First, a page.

Elder Tree Facts

Written by carly reynolds
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Elder Tree Facts
Elder trees produce berries that attract wildlife. (Elder-berry image by nata_rass from Fotolia.com)

The American Elder (Sambucus canadensis) tree is an ornamental shrub or small tree that is commonly used in residential and commercial landscapes throughout the United States. This plant is ideal for areas with wildlife because the berries are enjoyed by more than 40 different species of birds, as well as squirrels, woodchucks and mice.


Elder plants are considered a fast-growing shrub or small tree because of their ability to grow in excess of 25 inches annually. The Elder matures to a height of 5 to 12 feet and a width equal to the height. This rounded shrub responds well to pruning and can be trimmed to form a single-stemmed tree.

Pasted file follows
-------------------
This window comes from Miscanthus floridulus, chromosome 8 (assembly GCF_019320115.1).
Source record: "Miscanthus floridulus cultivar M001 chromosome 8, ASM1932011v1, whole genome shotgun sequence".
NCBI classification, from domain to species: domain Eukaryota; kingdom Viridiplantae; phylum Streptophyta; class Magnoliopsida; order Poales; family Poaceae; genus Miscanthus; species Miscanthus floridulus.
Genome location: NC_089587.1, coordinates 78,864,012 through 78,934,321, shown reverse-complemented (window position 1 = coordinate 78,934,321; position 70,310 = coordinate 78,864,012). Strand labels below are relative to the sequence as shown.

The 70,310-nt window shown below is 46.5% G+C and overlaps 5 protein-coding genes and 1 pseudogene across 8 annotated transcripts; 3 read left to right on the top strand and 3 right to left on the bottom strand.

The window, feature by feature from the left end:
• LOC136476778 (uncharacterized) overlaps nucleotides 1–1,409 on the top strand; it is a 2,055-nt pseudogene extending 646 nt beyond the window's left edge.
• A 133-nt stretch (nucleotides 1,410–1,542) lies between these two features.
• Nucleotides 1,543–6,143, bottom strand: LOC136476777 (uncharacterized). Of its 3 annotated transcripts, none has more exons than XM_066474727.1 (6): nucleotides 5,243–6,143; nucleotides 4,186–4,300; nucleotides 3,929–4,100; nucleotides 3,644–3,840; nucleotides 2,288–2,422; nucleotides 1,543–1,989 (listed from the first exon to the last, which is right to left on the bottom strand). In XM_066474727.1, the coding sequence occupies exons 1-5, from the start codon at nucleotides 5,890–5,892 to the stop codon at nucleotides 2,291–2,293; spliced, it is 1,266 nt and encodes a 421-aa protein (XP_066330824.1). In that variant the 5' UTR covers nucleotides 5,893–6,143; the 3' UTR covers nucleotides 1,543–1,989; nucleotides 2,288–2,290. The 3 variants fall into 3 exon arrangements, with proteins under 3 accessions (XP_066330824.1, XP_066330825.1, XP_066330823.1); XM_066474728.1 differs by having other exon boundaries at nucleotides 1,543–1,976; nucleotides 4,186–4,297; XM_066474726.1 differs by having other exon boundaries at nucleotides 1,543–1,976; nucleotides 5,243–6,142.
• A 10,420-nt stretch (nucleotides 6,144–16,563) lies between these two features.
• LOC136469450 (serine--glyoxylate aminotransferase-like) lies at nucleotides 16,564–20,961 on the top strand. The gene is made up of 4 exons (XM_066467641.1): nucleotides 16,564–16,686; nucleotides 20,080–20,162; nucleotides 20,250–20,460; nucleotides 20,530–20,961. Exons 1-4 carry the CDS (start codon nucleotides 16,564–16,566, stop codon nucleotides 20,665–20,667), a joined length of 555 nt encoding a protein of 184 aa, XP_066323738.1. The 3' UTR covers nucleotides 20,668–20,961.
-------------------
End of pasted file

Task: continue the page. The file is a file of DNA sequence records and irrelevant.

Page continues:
Flowers and Fruit

The elder tree produces numerous clusters of white or pale yellow flowers in the summer. Each cluster measures 6 to 10 inches in width and contains an abundance of star-shaped flowers. Once the flowers have bloomed, the elder tree yields berries that are dark purple in colour. These edible berries attract birds and other forms of local wildlife.


Elder trees thrive in USDA Hardiness Zones 4 through 9, making it suitable for almost every climate within the United States. This shrub should be planted in full sunlight. Elder trees grow well in a variety of well-drained, acidic soils, including loamy, sandy, silty and clay soils. Although the plant prefers moist to wet conditions, it is moderately tolerant of drought conditions.


Elder trees should be provided with 1 inch of water weekly for 1 year from the date of planting. Proper watering during the first year will help the root system grow and help the shrub or tree establish itself in the landscape. Once this year has passed, the natural water from rainfall should be sufficient. This low-maintenance plant does not require fertilisation unless it is planted in unfavourable soil conditions.


Elder trees are suitable as a border plant and can be planted along property lines, sidewalks and car parks. The summer display of white or pale yellow flowers makes this an attractive addition to any landscape. Naturally, Elder trees can be found in wet areas such as bogs, marshes and wooded areas.

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